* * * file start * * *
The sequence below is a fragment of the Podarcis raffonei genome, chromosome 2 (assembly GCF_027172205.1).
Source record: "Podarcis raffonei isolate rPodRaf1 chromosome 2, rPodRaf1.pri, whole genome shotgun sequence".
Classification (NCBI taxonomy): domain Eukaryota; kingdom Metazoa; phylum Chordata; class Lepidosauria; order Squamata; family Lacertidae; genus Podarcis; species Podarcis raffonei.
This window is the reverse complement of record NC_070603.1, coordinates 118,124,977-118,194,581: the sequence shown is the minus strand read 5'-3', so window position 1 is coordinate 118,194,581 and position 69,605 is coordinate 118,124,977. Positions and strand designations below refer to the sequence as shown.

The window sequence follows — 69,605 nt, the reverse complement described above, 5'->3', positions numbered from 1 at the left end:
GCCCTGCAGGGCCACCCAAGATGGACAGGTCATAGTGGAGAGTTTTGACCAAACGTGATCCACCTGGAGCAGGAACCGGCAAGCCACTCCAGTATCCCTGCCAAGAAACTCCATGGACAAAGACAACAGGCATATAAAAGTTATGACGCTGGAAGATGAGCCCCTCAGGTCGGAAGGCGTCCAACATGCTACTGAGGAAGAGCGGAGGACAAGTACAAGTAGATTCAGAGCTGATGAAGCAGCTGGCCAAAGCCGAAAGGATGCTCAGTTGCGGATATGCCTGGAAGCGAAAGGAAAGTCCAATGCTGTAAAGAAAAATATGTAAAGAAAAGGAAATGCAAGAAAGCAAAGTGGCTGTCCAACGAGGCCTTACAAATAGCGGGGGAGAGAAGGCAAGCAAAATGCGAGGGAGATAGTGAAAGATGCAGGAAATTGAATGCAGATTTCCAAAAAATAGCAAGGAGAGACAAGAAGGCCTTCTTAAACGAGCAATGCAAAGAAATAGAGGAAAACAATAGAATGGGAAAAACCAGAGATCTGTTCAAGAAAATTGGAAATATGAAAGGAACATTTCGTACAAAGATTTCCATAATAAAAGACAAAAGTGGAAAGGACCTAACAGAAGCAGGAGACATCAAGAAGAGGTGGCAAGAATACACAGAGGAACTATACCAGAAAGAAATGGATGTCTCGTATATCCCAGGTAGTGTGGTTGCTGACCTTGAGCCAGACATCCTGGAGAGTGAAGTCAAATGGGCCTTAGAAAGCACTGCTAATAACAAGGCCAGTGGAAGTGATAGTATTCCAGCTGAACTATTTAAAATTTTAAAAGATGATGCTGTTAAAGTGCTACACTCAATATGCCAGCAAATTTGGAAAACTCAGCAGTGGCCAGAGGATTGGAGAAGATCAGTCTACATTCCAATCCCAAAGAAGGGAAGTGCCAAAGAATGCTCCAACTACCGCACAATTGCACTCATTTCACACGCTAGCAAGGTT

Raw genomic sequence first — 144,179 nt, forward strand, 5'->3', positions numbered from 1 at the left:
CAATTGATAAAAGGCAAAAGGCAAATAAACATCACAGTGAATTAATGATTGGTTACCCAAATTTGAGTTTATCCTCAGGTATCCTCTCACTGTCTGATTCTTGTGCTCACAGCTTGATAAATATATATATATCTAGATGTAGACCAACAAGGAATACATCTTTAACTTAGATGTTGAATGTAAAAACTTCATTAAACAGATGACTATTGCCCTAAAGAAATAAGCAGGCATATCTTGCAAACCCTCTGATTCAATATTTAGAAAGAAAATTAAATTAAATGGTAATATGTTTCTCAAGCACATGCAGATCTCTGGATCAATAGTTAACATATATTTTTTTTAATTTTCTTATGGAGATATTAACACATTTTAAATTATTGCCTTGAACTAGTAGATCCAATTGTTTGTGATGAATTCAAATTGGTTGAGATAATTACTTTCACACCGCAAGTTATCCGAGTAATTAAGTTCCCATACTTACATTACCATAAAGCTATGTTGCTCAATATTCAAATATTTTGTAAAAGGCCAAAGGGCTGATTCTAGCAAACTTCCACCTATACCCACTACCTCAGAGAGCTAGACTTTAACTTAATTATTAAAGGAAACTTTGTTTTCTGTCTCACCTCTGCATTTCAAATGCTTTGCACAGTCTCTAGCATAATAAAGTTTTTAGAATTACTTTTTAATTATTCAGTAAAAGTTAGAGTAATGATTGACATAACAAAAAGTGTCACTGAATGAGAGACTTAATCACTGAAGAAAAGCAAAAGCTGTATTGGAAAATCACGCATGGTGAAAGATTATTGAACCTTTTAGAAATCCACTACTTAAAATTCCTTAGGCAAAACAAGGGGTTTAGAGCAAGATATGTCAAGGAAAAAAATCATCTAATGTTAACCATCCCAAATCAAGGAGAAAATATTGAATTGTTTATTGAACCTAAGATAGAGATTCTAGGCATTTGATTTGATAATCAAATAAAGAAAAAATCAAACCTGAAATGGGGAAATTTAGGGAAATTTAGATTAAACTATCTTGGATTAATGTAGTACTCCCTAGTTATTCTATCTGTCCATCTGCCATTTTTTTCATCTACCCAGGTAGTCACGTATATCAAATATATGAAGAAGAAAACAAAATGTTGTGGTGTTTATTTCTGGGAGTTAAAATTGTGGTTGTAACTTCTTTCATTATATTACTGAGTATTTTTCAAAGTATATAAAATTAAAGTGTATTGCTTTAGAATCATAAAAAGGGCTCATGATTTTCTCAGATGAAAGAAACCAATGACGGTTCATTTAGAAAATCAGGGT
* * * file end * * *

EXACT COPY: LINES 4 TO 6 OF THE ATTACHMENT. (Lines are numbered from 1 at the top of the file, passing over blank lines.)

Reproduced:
This window is the reverse complement of record NC_070603.1, coordinates 118,124,977-118,194,581: the sequence shown is the minus strand read 5'-3', so window position 1 is coordinate 118,194,581 and position 69,605 is coordinate 118,124,977. Positions and strand designations below refer to the sequence as shown.

The window sequence follows — 69,605 nt, the reverse complement described above, 5'->3', positions numbered from 1 at the left end:
GCCCTGCAGGGCCACCCAAGATGGACAGGTCATAGTGGAGAGTTTTGACCAAACGTGATCCACCTGGAGCAGGAACCGGCAAGCCACTCCAGTATCCCTGCCAAGAAACTCCATGGACAAAGACAACAGGCATATAAAAGTTATGACGCTGGAAGATGAGCCCCTCAGGTCGGAAGGCGTCCAACATGCTACTGAGGAAGAGCGGAGGACAAGTACAAGTAGATTCAGAGCTGATGAAGCAGCTGGCCAAAGCCGAAAGGATGCTCAGTTGCGGATATGCCTGGAAGCGAAAGGAAAGTCCAATGCTGTAAAGAAAAATATGTAAAGAAAAGGAAATGCAAGAAAGCAAAGTGGCTGTCCAACGAGGCCTTACAAATAGCGGGGGAGAGAAGGCAAGCAAAATGCGAGGGAGATAGTGAAAGATGCAGGAAATTGAATGCAGATTTCCAAAAAATAGCAAGGAGAGACAAGAAGGCCTTCTTAAACGAGCAATGCAAAGAAATAGAGGAAAACAATAGAATGGGAAAAACCAGAGATCTGTTCAAGAAAATTGGAAATATGAAAGGAACATTTCGTACAAAGATTTCCATAATAAAAGACAAAAGTGGAAAGGACCTAACAGAAGCAGGAGACATCAAGAAGAGGTGGCAAGAATACACAGAGGAACTATACCAGAAAGAAATGGATGTCTCGTATATCCCAGGTAGTGTGGTTGCTGACCTTGAGCCAGACATCCTGGAGAGTGAAGTCAAATGGGCCTTAGAAAGCACTGCTAATAACAAGGCCAGTGGAAGTGATAGTATTCCAGCTGAACTATTTAAAATTTTAAAAGATGATGCTGTTAAAGTGCTACACTCAATATGCCAGCAAATTTGGAAAACTCAGCAGTGGCCAGAGGATTGGAGAAGATCAGTCTACATTCCAATCCCAAAGAAGGGAAGTGCCAAAGAATGCTCCAACTACCGCACAATTGCACTCATTTCACACGCTAGCAAGGTT